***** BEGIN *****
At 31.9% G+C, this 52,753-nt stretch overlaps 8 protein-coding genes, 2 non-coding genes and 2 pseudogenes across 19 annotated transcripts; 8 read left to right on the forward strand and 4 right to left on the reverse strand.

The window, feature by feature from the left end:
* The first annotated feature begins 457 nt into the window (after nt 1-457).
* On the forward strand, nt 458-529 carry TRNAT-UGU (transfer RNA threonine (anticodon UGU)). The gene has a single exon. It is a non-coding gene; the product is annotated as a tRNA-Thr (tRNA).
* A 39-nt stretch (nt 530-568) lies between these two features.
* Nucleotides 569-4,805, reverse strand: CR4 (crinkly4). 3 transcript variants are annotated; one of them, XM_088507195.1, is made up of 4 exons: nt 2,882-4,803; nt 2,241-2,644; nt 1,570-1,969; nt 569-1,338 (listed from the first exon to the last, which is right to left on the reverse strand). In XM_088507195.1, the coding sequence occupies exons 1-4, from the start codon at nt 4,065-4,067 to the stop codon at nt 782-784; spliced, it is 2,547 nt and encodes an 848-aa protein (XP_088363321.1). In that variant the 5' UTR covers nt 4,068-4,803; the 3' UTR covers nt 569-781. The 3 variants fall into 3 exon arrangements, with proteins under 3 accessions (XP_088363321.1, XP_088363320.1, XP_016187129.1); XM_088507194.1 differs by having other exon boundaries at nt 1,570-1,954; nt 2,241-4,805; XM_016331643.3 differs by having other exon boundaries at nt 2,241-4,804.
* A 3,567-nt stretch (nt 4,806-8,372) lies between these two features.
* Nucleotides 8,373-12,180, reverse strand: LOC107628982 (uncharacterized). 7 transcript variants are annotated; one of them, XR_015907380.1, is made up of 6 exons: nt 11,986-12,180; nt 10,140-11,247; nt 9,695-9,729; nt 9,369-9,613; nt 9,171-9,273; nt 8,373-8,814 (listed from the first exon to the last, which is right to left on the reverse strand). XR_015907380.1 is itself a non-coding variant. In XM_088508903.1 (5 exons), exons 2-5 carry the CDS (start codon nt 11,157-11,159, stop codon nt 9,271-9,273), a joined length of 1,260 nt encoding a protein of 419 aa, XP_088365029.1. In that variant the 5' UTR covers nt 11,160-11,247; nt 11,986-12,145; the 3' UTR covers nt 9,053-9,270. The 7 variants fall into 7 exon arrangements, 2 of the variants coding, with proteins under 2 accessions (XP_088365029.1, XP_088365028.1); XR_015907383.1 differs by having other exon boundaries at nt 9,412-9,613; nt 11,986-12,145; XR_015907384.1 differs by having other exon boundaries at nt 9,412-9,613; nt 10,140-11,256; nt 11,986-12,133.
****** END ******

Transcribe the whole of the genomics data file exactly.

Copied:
At 31.9% G+C, this 52,753-nt stretch overlaps 8 protein-coding genes, 2 non-coding genes and 2 pseudogenes across 19 annotated transcripts; 8 read left to right on the forward strand and 4 right to left on the reverse strand.

The window, feature by feature from the left end:
* The first annotated feature begins 457 nt into the window (after nt 1-457).
* On the forward strand, nt 458-529 carry TRNAT-UGU (transfer RNA threonine (anticodon UGU)). The gene has a single exon. It is a non-coding gene; the product is annotated as a tRNA-Thr (tRNA).
* A 39-nt stretch (nt 530-568) lies between these two features.
* Nucleotides 569-4,805, reverse strand: CR4 (crinkly4). 3 transcript variants are annotated; one of them, XM_088507195.1, is made up of 4 exons: nt 2,882-4,803; nt 2,241-2,644; nt 1,570-1,969; nt 569-1,338 (listed from the first exon to the last, which is right to left on the reverse strand). In XM_088507195.1, the coding sequence occupies exons 1-4, from the start codon at nt 4,065-4,067 to the stop codon at nt 782-784; spliced, it is 2,547 nt and encodes an 848-aa protein (XP_088363321.1). In that variant the 5' UTR covers nt 4,068-4,803; the 3' UTR covers nt 569-781. The 3 variants fall into 3 exon arrangements, with proteins under 3 accessions (XP_088363321.1, XP_088363320.1, XP_016187129.1); XM_088507194.1 differs by having other exon boundaries at nt 1,570-1,954; nt 2,241-4,805; XM_016331643.3 differs by having other exon boundaries at nt 2,241-4,804.
* A 3,567-nt stretch (nt 4,806-8,372) lies between these two features.
* Nucleotides 8,373-12,180, reverse strand: LOC107628982 (uncharacterized). 7 transcript variants are annotated; one of them, XR_015907380.1, is made up of 6 exons: nt 11,986-12,180; nt 10,140-11,247; nt 9,695-9,729; nt 9,369-9,613; nt 9,171-9,273; nt 8,373-8,814 (listed from the first exon to the last, which is right to left on the reverse strand). XR_015907380.1 is itself a non-coding variant. In XM_088508903.1 (5 exons), exons 2-5 carry the CDS (start codon nt 11,157-11,159, stop codon nt 9,271-9,273), a joined length of 1,260 nt encoding a protein of 419 aa, XP_088365029.1. In that variant the 5' UTR covers nt 11,160-11,247; nt 11,986-12,145; the 3' UTR covers nt 9,053-9,270. The 7 variants fall into 7 exon arrangements, 2 of the variants coding, with proteins under 2 accessions (XP_088365029.1, XP_088365028.1); XR_015907383.1 differs by having other exon boundaries at nt 9,412-9,613; nt 11,986-12,145; XR_015907384.1 differs by having other exon boundaries at nt 9,412-9,613; nt 10,140-11,256; nt 11,986-12,133.